In 2020, there have been more shell companies than shells on the beach. Among them is Kensington Capital (NYSE:KCAC), a blank-check company that merged with QuantumScape. You can trade Kensington, and therefore QuantumScape, through KCAC stock. But the question is, what’s special about this company?
That’s a perfectly valid question as there have been plenty of special purpose acquisition companies (SPAC’s) in the electric-vehicle (EV) space. Yet, QuantumSpace is no ordinary EV company.
In fact, it’s not in the business of selling cars and trying to compete with Tesla (NASDAQ:TSLA) or Nio (NYSE:NIO). That’s a good thing as there’s an awful lot of competition in this area.
Rather, QuantumScape is what you might call a “picks and shovels” type of company. By this, I mean that QuantumScape provides something that all electric-car companies will need rather than the cars themselves. There’s risk involved, sure, but the potential for disruption – and for upside in KCAC stock – is considerable.
A Closer Look at KCAC Stock
The timeline for KCAC has been fairly quick, but QuantumScape’s been around for a while. CEO Jagdeep Singh founded QuantumScape in 2010, and he probably didn’t know back then that it would be a decade before his company would be indirectly traded on the New York Stock Exchange.
On June 25 of this year, Kensington Capital announced that it would price its initial public offering (IPO) at $10 per unit, with 20 million of those units to be sold. Hence, the company collected gross proceeds of $200 million.
The KCAC share price didn’t immediately shoot to the moon. That’s because the investing community didn’t yet have all of the information it needed about Kensington Capital’s business plans.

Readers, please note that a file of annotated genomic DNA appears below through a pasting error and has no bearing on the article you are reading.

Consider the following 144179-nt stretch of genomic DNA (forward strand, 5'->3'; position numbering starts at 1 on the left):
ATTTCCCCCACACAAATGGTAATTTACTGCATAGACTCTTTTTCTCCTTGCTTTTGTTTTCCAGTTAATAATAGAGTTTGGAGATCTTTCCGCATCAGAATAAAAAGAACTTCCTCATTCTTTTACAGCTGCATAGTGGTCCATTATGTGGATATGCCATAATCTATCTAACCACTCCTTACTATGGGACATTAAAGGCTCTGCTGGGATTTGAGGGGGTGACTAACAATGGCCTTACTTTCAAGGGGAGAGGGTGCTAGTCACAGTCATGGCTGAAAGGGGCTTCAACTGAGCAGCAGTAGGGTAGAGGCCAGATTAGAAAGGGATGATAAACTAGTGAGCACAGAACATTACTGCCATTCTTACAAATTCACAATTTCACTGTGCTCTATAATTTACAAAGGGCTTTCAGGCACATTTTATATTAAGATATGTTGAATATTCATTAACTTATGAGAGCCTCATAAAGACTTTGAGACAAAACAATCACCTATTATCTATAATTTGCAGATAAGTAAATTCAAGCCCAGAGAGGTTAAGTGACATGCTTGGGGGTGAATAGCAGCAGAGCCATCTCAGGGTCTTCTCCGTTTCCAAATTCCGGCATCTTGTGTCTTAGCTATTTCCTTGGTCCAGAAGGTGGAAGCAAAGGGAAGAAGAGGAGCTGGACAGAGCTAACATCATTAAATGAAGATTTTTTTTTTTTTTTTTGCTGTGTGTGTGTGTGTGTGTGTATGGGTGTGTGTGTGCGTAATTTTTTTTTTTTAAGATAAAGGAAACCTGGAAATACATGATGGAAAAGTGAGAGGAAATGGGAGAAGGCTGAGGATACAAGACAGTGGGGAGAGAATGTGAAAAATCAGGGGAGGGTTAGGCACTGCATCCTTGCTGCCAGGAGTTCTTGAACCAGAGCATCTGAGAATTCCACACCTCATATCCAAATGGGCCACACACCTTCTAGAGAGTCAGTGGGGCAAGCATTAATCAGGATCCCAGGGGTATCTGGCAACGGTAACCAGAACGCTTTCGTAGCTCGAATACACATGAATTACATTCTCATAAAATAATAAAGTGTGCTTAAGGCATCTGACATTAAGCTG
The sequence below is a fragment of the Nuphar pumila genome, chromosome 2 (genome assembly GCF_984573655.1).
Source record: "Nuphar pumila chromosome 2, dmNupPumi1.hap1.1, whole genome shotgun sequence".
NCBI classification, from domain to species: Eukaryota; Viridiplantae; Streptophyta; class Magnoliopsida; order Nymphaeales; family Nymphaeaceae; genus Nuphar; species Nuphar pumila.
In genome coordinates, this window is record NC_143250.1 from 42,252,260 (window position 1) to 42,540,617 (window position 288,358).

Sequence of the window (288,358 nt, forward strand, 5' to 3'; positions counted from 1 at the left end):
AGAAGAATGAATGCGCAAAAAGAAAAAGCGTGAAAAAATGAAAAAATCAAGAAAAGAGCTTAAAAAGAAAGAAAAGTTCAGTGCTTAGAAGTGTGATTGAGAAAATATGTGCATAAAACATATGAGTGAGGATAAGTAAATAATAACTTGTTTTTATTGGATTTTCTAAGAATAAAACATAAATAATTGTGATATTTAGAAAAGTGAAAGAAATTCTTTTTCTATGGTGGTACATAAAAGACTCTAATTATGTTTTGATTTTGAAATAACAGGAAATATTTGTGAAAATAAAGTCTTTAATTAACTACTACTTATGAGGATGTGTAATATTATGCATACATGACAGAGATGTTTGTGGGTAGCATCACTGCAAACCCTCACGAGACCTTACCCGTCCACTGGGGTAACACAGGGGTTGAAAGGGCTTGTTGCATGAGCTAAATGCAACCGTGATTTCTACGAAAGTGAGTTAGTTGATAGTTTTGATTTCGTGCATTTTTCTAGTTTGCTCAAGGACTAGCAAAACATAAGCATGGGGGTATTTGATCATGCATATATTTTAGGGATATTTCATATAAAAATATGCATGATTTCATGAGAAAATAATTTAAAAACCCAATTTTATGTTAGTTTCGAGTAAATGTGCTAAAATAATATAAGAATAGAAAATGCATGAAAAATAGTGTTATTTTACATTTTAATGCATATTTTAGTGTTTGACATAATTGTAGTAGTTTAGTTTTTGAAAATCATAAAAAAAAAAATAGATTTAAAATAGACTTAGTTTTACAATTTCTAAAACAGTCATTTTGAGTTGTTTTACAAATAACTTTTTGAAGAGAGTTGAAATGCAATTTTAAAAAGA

But then, on Sept. 3, traders went ballistic when Kensington Capital announced that it was merging with QuantumScape. That’s when KCAC stock doubled in price, rocketing from $10 to more than $20.
As of Nov. 20, KCAC stock was still slightly above $20. Only time will tell whether this price point is sustainable, but if you believe in QuantumScape’s bold vision, then you might consider taking a chance on this fast-moving stock.
Fueling the Revolution
There’s not much point in focusing on Kensington Capital since it’s just a shell company. The real story here is about QuantumScape, which as I suggested earlier, could be a highly lucrative “picks and shovels” play for KCAC investors.
Based in San Jose, California, QuantumScape develops next-generation, solid-state lithium-metal batteries. Knowing this, we can now better understand why KCAC stock doubled in such a short period of time.
InvestorPlace contributor Chris Markoch perfectly summed up the importance of QuantumScape’s product offerings when he wrote, “… lithium-ion batteries are the Achilles heel of the EV revolution. And that heel will only get more exposed as demand for electric vehicles increases.”
Sure, EV automakers like Tesla and Nio can battle amongst themselves and tout their vehicle-delivery stats all day long. But at the end of the day, they’ll all need efficient lithium batteries.
Clearly, there must be something different about QuantumScape’s batteries. After all, the company has backing from none other than Bill Gates, who said that QuantumScape has resolved lithium’s problems.
On top of that, German automotive giant Volkswagen (OTCMKTS:VWAGY) has invested $300 million in QuantumScape. This includes a $200 million investment in 2020.
What really sets QuantumScape’s state-of-the-art battery apart is that, according to the company, this battery could potentially increase the distance electric vehicles can travel on a single charge by 50%.
Powered by QuantumScape’s batteries, Volkswagen’s electric vehicle offerings could set the standard for the industry. If that pans out, then other automakers could come calling as QuantumScape’s batteries would be a red-hot commodity.
The Bottom Line
As an investment, KCAC stock is really still in the early innings. It will take some time for QuantumScape’s ambitious vision to come to fruition.
Nonetheless, KCAC offers a unique angle among electric vehicle stocks. It’s a “picks and shovels” type of play with powerful upside potential, even if the share price has already doubled.
On the date of publication, David Moadel did not have (either directly or indirectly) any positions in the securities mentioned in this article.